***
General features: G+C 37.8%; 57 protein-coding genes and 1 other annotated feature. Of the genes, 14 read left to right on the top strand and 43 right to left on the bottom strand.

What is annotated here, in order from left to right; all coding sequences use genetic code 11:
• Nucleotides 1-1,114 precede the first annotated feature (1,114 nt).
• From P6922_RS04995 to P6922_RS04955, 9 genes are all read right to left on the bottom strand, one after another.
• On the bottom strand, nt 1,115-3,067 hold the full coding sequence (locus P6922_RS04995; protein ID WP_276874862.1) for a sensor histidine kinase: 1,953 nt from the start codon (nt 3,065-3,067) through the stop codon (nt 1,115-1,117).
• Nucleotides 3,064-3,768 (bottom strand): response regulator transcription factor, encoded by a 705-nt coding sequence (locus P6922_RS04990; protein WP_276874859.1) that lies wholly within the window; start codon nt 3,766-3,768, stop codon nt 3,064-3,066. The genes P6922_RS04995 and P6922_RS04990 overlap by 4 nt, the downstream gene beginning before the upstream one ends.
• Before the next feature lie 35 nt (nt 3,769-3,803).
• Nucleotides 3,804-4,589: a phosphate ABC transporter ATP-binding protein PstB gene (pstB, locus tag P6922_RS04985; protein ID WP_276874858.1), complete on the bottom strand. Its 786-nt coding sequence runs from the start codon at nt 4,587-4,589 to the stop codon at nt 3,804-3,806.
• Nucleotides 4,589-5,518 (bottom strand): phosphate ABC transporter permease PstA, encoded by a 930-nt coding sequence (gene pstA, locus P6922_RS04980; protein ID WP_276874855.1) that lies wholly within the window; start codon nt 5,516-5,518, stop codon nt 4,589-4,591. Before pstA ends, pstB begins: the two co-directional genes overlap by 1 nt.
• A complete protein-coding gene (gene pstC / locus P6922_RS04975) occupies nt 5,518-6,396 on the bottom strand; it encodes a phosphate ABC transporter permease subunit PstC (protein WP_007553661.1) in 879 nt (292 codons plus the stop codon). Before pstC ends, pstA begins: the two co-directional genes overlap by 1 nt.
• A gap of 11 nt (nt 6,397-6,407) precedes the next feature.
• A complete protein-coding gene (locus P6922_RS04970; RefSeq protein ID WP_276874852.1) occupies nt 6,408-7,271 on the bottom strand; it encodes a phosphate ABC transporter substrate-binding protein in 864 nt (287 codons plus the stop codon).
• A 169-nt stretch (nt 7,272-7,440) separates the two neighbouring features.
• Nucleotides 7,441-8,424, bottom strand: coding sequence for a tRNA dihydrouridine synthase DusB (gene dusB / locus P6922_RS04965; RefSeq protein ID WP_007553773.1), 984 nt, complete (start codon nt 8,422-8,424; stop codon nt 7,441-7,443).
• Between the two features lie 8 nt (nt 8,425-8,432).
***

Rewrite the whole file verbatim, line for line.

General features: G+C 37.8%; 57 protein-coding genes and 1 other annotated feature. Of the genes, 14 read left to right on the top strand and 43 right to left on the bottom strand.

What is annotated here, in order from left to right; all coding sequences use genetic code 11:
• Nucleotides 1-1,114 precede the first annotated feature (1,114 nt).
• From P6922_RS04995 to P6922_RS04955, 9 genes are all read right to left on the bottom strand, one after another.
• On the bottom strand, nt 1,115-3,067 hold the full coding sequence (locus P6922_RS04995; protein ID WP_276874862.1) for a sensor histidine kinase: 1,953 nt from the start codon (nt 3,065-3,067) through the stop codon (nt 1,115-1,117).
• Nucleotides 3,064-3,768 (bottom strand): response regulator transcription factor, encoded by a 705-nt coding sequence (locus P6922_RS04990; protein WP_276874859.1) that lies wholly within the window; start codon nt 3,766-3,768, stop codon nt 3,064-3,066. The genes P6922_RS04995 and P6922_RS04990 overlap by 4 nt, the downstream gene beginning before the upstream one ends.
• Before the next feature lie 35 nt (nt 3,769-3,803).
• Nucleotides 3,804-4,589: a phosphate ABC transporter ATP-binding protein PstB gene (pstB, locus tag P6922_RS04985; protein ID WP_276874858.1), complete on the bottom strand. Its 786-nt coding sequence runs from the start codon at nt 4,587-4,589 to the stop codon at nt 3,804-3,806.
• Nucleotides 4,589-5,518 (bottom strand): phosphate ABC transporter permease PstA, encoded by a 930-nt coding sequence (gene pstA, locus P6922_RS04980; protein ID WP_276874855.1) that lies wholly within the window; start codon nt 5,516-5,518, stop codon nt 4,589-4,591. Before pstA ends, pstB begins: the two co-directional genes overlap by 1 nt.
• A complete protein-coding gene (gene pstC / locus P6922_RS04975) occupies nt 5,518-6,396 on the bottom strand; it encodes a phosphate ABC transporter permease subunit PstC (protein WP_007553661.1) in 879 nt (292 codons plus the stop codon). Before pstC ends, pstA begins: the two co-directional genes overlap by 1 nt.
• A gap of 11 nt (nt 6,397-6,407) precedes the next feature.
• A complete protein-coding gene (locus P6922_RS04970; RefSeq protein ID WP_276874852.1) occupies nt 6,408-7,271 on the bottom strand; it encodes a phosphate ABC transporter substrate-binding protein in 864 nt (287 codons plus the stop codon).
• A 169-nt stretch (nt 7,272-7,440) separates the two neighbouring features.
• Nucleotides 7,441-8,424, bottom strand: coding sequence for a tRNA dihydrouridine synthase DusB (gene dusB / locus P6922_RS04965; RefSeq protein ID WP_007553773.1), 984 nt, complete (start codon nt 8,422-8,424; stop codon nt 7,441-7,443).
• Between the two features lie 8 nt (nt 8,425-8,432).